What’s Holding Women Leaders Back?
A large European bio-tech firm with a board-driven agenda to increase the number of women in senior leadership roles was struggling to meet that goal. They asked if the LVI data for a little over 1,000 upper-level leaders could help identify reasons why. In particular, they wanted to know if the 360 ratings showed evidence of bias against female talent.
We designed a series of analyses with a carefully constructed sample. For each of the 244 women in the data base, we selected a man of comparable age, management experience, and tenure working at the same organizational level.
We used two strategies for statistically isolating potential sources of bias. To the surprise of the organization, there was no evidence of bias against women leaders. For instance, male managers did not rate women leaders worse than female managers rated them, peers didn’t rate women worse than men, etc. And there was no evidence of a double-standard—where women needed to demonstrate more competent leadership behavior to be recognized as equally effective as men.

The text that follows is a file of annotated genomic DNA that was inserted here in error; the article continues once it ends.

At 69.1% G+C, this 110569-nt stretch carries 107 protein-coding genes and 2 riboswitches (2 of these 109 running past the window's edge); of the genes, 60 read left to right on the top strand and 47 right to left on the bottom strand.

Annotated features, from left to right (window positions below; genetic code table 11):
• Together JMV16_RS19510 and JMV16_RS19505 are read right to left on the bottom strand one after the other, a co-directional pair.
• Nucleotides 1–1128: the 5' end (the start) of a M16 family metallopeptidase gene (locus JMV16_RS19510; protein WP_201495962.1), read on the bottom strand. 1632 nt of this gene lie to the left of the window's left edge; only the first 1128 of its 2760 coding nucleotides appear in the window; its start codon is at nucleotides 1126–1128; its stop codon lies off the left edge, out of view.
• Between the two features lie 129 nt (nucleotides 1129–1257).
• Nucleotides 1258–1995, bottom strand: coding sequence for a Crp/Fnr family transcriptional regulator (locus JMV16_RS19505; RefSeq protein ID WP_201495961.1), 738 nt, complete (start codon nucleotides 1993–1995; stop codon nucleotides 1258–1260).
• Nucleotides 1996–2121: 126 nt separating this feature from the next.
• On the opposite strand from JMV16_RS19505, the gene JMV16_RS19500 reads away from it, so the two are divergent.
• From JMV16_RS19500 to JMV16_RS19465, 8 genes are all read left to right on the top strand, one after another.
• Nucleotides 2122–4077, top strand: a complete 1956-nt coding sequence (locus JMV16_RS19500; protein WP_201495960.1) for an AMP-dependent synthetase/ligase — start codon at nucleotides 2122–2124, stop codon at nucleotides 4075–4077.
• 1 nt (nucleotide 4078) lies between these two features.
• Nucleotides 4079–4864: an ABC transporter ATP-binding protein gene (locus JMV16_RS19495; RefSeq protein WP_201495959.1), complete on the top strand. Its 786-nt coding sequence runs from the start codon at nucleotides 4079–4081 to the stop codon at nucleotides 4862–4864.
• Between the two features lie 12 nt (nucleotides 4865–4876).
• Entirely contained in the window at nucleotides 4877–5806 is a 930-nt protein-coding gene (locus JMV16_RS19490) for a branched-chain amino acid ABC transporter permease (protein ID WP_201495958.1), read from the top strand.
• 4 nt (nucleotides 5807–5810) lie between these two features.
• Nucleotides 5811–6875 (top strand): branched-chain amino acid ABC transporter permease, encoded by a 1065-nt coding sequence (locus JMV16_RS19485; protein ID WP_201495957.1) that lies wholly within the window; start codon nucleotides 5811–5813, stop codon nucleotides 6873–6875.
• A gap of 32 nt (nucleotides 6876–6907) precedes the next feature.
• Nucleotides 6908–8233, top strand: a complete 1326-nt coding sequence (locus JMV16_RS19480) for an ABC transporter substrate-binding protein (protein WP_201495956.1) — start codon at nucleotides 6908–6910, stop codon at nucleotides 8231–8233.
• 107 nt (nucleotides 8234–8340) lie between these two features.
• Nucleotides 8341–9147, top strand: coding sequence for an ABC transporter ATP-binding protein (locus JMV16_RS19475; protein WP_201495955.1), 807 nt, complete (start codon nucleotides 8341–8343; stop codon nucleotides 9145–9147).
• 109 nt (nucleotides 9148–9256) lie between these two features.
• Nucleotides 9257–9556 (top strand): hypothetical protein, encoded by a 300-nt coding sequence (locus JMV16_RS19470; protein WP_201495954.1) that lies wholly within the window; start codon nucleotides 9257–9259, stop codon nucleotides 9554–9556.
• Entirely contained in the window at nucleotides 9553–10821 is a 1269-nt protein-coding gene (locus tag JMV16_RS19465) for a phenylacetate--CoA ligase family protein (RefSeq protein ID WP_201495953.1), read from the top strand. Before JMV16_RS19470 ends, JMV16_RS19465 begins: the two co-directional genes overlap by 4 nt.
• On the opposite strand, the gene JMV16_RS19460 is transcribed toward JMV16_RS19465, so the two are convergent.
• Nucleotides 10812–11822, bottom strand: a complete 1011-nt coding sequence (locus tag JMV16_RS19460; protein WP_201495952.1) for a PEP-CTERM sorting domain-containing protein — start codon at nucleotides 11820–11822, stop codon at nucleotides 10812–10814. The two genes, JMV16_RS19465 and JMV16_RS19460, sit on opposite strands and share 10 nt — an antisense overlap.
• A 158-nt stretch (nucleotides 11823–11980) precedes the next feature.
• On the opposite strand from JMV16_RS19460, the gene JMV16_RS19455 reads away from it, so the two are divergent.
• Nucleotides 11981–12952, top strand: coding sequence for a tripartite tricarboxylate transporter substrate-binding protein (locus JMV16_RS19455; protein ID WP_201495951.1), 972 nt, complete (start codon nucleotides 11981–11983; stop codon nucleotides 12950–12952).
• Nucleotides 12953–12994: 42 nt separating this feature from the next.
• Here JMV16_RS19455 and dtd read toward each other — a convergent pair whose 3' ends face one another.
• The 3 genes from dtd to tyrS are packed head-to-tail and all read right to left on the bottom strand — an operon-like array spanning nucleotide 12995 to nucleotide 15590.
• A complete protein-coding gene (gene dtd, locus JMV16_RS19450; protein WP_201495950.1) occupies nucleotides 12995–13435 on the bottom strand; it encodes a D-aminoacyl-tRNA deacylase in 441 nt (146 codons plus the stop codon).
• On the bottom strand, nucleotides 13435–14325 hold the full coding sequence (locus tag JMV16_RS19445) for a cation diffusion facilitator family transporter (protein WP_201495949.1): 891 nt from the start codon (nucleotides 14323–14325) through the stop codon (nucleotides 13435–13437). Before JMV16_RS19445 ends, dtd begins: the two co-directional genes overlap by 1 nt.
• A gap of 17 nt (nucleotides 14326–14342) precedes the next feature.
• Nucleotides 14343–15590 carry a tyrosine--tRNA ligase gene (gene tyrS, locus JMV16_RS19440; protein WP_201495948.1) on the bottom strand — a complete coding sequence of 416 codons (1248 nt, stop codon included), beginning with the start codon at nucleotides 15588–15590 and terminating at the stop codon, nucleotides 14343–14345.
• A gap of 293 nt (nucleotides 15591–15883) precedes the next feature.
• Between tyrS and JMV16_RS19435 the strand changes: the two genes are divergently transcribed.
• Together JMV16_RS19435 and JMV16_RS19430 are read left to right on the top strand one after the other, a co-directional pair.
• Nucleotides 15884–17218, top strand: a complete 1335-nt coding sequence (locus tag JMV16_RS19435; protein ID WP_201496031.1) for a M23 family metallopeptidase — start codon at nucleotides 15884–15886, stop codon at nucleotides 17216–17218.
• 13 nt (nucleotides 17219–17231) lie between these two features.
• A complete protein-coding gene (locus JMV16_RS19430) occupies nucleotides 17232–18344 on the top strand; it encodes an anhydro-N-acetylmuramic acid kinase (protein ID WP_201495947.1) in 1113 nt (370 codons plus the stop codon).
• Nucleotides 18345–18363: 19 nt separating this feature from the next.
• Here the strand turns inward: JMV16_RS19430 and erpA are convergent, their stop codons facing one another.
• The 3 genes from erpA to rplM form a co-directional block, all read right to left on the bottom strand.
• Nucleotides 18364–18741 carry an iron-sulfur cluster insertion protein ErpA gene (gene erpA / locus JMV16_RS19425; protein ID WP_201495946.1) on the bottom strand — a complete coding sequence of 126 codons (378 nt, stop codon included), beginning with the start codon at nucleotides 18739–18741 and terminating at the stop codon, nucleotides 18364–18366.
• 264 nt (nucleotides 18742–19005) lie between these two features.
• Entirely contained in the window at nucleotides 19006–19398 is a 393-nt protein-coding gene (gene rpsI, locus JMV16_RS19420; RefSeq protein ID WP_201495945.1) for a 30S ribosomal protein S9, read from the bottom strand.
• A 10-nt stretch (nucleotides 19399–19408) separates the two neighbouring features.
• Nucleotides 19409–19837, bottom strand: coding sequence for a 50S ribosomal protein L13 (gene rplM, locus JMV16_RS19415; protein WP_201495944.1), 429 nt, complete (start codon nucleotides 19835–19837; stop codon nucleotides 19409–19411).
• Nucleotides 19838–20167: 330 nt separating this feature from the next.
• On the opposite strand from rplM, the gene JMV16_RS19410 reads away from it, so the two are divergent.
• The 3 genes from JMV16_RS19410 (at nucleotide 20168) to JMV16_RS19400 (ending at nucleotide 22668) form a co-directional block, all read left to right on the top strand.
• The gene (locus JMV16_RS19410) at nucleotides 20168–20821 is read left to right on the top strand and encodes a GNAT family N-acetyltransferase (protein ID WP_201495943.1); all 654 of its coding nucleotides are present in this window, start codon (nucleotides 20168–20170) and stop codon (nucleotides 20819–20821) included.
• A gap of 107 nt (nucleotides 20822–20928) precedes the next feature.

On the other hand, there were statistically significant gender differences in leadership behavior. Most of the women demonstrated a forceful-operational style associated with the tactical management of execution whereas far more men demonstrated a strategic style associated with enterprise leadership.